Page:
© Riverdance. Photography Credit: Jack-Hartin
By Debra Danese for the Philadelphia Dance Journal
Riverdance-The 20th Anniversary World Tour makes its return to Philadelphia June 14-19, 2016 at the Academy of Music. Boasting new costumes, lighting and projections, the production promises to bring audience members on a memorable journey through Irish music, song and, of course, dance. Tuesday night’s performance, presented by Broadway Philadelphia, did not disappoint.
The show opens with a female vocalist who sets the tone with her ethereal soprano voice. This segues into a hard- shoe ensemble dance featuring principal dancer, James Greenan. From the start, Greenan stands out amongst the cast with both his skill and stage presence. His approach to the choreography ranges from assertive confidence to calm composure. He noticeably looks about the theatre, taking in the audience, and seeming to invite us to be a part of the experience.
Greenan and fellow principal dancer, Maggie Darlington, are backed up by a strong, gifted, company of artists. It is apparent why most of the ensemble members hold international titles. Their precision while dancing in both hard and soft shoe seems effortless. I especially enjoyed Riverdance at the end of Act One and preferred seeing the dancers smiling over the more stoic facial expressions seen earlier in the act.
The music, by renowned composer Bill Whelan, sets the pace of the show. The audience clapped along to the more rousing numbers and then settled back in during the slower, almost haunting, ballads. A stand out was Musical Director, Pat Mangan, playing the fiddle with flair and finesse. Another musical highpoint was Riverdance Irish piper, Matt Bashford, playing Caoineadh Chú Chulainn (Lament.)
Songs and dances transition seamlessly with an interesting, multicultural variety. Riverdance-The 20th Anniversary World continues the tradition of fusing Irish and international dance. This includes two Flamenco solos by the powerful Marita Martinez-Rey, as well as, a contemporary lyrical duet. New in this production is Anna Livia, an a capella hard-shoe number featuring the female members of the dance troupe.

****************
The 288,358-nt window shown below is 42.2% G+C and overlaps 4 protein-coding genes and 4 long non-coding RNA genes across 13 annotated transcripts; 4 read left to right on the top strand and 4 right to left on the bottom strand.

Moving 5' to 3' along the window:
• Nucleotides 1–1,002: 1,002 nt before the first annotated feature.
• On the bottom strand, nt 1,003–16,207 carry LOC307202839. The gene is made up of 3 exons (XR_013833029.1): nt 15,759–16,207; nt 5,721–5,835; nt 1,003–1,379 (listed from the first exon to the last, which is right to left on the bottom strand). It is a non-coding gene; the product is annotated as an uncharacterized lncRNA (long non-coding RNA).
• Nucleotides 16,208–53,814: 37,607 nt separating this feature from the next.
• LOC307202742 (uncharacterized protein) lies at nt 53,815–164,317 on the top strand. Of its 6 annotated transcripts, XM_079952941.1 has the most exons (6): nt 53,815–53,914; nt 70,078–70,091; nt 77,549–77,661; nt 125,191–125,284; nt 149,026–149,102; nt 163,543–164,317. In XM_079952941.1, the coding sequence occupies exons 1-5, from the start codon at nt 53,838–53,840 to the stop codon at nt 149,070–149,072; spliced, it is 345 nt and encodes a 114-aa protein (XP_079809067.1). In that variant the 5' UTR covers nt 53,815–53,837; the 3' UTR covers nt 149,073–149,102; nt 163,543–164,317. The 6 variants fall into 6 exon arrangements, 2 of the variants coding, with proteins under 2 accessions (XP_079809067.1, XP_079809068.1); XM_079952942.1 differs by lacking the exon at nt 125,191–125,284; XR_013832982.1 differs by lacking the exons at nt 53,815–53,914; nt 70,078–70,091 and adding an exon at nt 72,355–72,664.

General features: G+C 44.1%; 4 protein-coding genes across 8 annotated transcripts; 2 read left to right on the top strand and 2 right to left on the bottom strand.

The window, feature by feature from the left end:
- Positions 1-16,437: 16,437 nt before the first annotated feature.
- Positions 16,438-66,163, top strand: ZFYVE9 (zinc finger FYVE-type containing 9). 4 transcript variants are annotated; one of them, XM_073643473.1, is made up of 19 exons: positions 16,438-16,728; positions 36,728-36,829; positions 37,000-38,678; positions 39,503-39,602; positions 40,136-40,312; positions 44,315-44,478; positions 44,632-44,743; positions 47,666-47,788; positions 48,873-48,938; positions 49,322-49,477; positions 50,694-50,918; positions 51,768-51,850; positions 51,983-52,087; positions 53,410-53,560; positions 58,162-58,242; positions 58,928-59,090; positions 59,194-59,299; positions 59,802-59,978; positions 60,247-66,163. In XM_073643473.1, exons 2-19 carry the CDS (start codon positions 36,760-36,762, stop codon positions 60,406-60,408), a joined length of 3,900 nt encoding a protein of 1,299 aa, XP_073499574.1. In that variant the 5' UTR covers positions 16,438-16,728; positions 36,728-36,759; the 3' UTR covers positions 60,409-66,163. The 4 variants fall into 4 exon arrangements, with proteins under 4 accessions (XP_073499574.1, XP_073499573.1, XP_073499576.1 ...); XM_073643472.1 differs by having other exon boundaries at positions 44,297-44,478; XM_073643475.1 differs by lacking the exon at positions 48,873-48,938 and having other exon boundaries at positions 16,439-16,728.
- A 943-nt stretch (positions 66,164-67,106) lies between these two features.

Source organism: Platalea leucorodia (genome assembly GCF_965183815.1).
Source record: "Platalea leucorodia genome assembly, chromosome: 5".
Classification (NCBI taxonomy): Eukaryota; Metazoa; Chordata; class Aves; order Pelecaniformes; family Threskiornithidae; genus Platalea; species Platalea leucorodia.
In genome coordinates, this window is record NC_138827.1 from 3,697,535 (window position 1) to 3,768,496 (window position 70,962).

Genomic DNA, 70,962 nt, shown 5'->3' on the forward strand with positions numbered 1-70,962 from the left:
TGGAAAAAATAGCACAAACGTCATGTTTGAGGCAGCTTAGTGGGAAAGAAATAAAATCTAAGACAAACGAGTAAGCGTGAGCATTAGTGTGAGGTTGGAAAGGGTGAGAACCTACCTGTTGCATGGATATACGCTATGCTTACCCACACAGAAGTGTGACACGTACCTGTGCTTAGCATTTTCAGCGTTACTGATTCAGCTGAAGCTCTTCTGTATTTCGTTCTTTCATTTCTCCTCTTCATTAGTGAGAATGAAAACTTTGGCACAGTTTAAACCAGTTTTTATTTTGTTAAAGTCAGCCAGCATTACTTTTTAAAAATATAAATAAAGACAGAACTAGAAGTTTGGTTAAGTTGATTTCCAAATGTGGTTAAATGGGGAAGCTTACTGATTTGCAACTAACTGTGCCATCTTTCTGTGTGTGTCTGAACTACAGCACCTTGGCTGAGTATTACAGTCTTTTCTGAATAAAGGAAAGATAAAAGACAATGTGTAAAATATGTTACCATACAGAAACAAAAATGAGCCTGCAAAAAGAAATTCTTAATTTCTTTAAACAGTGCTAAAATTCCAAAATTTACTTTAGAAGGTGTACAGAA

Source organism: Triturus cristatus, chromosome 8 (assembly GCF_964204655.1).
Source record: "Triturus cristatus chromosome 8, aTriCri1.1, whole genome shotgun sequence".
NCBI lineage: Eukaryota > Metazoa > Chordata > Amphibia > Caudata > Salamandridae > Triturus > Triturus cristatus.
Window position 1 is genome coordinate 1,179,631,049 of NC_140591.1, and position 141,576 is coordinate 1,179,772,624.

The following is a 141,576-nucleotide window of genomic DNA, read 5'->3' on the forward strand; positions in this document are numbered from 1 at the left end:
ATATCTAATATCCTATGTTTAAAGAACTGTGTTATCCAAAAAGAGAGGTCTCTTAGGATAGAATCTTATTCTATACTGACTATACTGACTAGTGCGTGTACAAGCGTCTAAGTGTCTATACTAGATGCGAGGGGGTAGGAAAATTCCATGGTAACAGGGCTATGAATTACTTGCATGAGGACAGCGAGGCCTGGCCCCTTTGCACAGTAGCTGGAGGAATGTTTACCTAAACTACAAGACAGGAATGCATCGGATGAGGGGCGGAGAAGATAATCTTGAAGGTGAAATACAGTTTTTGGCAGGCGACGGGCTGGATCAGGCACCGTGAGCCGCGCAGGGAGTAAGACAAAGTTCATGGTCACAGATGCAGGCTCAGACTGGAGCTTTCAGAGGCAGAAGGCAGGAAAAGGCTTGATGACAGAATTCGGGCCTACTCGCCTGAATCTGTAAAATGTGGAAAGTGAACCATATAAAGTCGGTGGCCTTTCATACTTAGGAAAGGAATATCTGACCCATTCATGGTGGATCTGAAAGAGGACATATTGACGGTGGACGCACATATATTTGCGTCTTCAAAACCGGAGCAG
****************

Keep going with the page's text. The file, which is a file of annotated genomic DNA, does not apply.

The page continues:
However, I found the highlight of the show to be Trading Taps in Act II. In this piece, three male Irish dancers are challenged to a dance battle by two American tappers. Greenan is featured again and holds his own against tappers Michael Everett and Ty Knowlin. Alternating their solos, Everett and Knowlin display incredible showmanship and skill. Clarity of sound and precision is not compromised by the speed with which these dancers’ feet move. I believe this number gives the show an updated feel and truly demonstrates the caliber of talent that is on the stage.
This piece is followed by the Russian Folk Dance Troupe performing Macedonian Morning/The Russian Dervish. Three couples performing high energy partnering tricks and acrobatics is a nice transition from Trading Taps.
The costumes, by Joan Bergin, are understated and elegant. Bergin’s designs for principal dancer Maggie Darlington’s costumes uses stunning color and detail to the bodice. Bergin dresses the cast in black and silver for the finale which is visually quite striking.
Whether you are seeing Riverdance for the first time or are a returning audience member, this production is sure to leaving you with a memorable experience.
***Cover Image: A scene from Riverdance: Thunderstorm
© Riverdance. Photography Credit: Jack Hartin